-GBP/EUR seen consolidating pending Brexit and virus outcomes.
-Brexit hopes build on EU optimism but coronavirus threat returns
-Threat of new ‘lockdown’ disruption a prominent risk for the GBP.
-GBP/EUR confined to 1.0726-to-1.1008 range in the week ahead.
Image © Adobe Images
- GBP/EUR spot rate at time of writing: 1.0908
- Bank transfer rate (indicative guide): 1.0628-1.0705
- FX specialist providers (indicative guide): 1.0746-1.0812
- More information on FX specialist rates here
The Pound-to-Euro exchange rate is consolidating pending the outcome of the Brexit trade talks, which are still a risk to Sterling although rising coronavirus infections and its threat of a new ‘lockdown' also pose a potential threat to the British currency this week.
Sterling fell ahead of the weekend, eroding handsome gains for the week against most major rivals after the government announced new restrictions on freedoms in the North of England and press reports hinted at new measures for the rest of the country amidst data that showed covid-19 infection rates were moving higher.
Expect a combination of Brexit news, covid-19 news and the release of PMI data for September to dictate direction for the Pound this week.
European Commission President Ursula Von der Leyen told the FT in an interview last week she’s “convinced” a Brexit trade deal can still be done ahead of a deadline of mid-October, enabling a ‘no deal’ exit from the transition period at year-end to be avoided. .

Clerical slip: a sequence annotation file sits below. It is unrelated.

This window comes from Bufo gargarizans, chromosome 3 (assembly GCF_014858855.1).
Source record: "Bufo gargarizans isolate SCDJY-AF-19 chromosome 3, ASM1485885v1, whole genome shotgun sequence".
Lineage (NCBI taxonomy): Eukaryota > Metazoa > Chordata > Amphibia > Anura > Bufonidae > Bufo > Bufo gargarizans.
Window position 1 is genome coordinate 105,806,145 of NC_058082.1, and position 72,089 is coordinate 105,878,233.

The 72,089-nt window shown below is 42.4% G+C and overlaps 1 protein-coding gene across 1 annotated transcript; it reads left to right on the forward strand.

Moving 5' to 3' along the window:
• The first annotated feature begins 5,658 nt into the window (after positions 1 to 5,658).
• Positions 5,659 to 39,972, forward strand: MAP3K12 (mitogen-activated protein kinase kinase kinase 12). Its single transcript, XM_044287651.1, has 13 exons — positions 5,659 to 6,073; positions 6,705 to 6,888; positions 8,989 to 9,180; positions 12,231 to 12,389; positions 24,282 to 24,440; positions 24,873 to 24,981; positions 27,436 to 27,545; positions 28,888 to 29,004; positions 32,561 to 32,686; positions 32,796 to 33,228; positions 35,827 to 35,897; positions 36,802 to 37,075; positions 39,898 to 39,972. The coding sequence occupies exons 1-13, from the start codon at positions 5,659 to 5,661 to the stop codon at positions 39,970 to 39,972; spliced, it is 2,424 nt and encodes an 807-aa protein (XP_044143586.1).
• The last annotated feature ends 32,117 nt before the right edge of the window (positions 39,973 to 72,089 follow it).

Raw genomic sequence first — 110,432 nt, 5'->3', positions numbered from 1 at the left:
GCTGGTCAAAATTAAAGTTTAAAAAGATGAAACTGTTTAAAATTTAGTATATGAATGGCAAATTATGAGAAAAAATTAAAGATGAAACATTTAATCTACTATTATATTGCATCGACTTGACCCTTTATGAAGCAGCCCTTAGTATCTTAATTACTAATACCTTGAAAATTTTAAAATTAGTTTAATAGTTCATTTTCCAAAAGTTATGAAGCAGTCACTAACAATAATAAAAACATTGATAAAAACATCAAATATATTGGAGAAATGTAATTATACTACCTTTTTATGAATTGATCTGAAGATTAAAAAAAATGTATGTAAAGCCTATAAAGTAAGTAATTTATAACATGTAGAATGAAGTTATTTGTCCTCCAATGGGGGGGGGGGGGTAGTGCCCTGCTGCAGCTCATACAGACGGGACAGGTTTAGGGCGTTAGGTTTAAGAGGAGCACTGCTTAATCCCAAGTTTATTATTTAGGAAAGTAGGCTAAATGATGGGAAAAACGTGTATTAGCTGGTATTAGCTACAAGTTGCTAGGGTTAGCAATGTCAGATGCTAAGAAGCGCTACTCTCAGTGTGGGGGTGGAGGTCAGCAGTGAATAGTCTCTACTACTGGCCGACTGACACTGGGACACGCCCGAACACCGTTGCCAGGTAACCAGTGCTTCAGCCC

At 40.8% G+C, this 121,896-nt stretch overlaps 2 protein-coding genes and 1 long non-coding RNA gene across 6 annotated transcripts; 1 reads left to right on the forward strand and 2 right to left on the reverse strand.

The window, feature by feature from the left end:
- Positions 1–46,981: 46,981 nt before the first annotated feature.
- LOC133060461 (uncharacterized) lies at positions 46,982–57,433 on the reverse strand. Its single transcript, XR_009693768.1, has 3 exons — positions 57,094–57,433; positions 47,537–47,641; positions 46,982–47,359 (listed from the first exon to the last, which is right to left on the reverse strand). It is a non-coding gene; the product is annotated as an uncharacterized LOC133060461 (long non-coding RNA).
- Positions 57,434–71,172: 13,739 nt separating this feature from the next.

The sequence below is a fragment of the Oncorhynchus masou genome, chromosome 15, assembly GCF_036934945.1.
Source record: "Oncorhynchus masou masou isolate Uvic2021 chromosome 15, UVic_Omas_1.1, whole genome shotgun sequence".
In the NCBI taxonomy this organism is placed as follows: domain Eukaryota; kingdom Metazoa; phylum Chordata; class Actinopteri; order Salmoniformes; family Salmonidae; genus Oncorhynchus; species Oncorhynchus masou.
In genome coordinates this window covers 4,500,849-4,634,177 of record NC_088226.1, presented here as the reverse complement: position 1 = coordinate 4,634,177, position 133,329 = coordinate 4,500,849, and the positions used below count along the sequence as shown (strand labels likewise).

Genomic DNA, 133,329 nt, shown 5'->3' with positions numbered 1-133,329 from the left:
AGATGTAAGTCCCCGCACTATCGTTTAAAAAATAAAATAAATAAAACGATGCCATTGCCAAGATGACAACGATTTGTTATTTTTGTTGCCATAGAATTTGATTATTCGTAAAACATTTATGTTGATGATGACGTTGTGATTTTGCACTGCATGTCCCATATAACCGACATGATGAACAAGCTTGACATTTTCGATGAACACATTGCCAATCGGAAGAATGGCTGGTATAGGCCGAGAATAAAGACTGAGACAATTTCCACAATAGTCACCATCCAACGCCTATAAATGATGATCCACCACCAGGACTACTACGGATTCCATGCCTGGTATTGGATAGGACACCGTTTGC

“A quasi World-Trade-Organisation-rules Brexit would be mitigated by provisions from the UK to limit border frictions, but would nevertheless put the UK at a high risk of seeing a W-shaped recession. Even a basic free-trade deal would be a ‘hard’ Brexit,” says David Meier at Julius Baer who looks for Sterling to hit 1.0638 by year-end. “Our conviction in our Bearish 3-month forecast of EUR/GBP of 0.94, which foresees further weakening of the pound, is rising.”
Technical analyst Karen Jones at Commerzbank says the Pound-Euro exchange rate looks to be consolidating ahead of a further move lower. Jones sees GBP/EUR falling to 1.0726 before long noting that the market "remains within the realms of a correction only".
"We view this as the market pausing," says Jones.
We will also be keeping an eye on stock markets, as the Friday's sell-off appears to have correlated with a decline in Sterling (See graph above). Sterling enters the new week trading around 1.09 and could rise if investors rediscover their appetite for risk and markets recover.
Improved sentiment and stabilising stock markets could see GBP/USD advance to 1.31 and a level noted by Jones as technical resistance while EUR/USD returns to its equivalent just above 1.19, which would take GBP/EUR back above 1.10 and even higher still if sentiment toward Sterling also improves.
However, in a risk-averse market that’s dominated by Brexit and coronavirus concerns the Pound-to-Euro rate would risk falling as far as 1.0726, which is Jones and the Commerzbank team's target.
Government Response to Covid-19 Infections is Key Risk for Sterling this Week
Brexit trade talks continue through the week ahead and are a key factor in the outlook for the Pound but an arguably greater risk this week is the government’s response to the second coronavirus wave said to be sweeping the country.
“A new risk-averse religion with devotees kneeling to the great NHS deity has been born. The question is whether the government decides to ‘follow the science’ or not,” says Neil Wilson, chief market analyst at Markets.com. “Cases are certainly up, but the number of tests being carried out daily is exponentially higher than it was in March and April. The worry, of course, is that there is a lag of a couple of weeks and the rise in cases we have seen translates into a spike in hospital admissions in a fortnight.”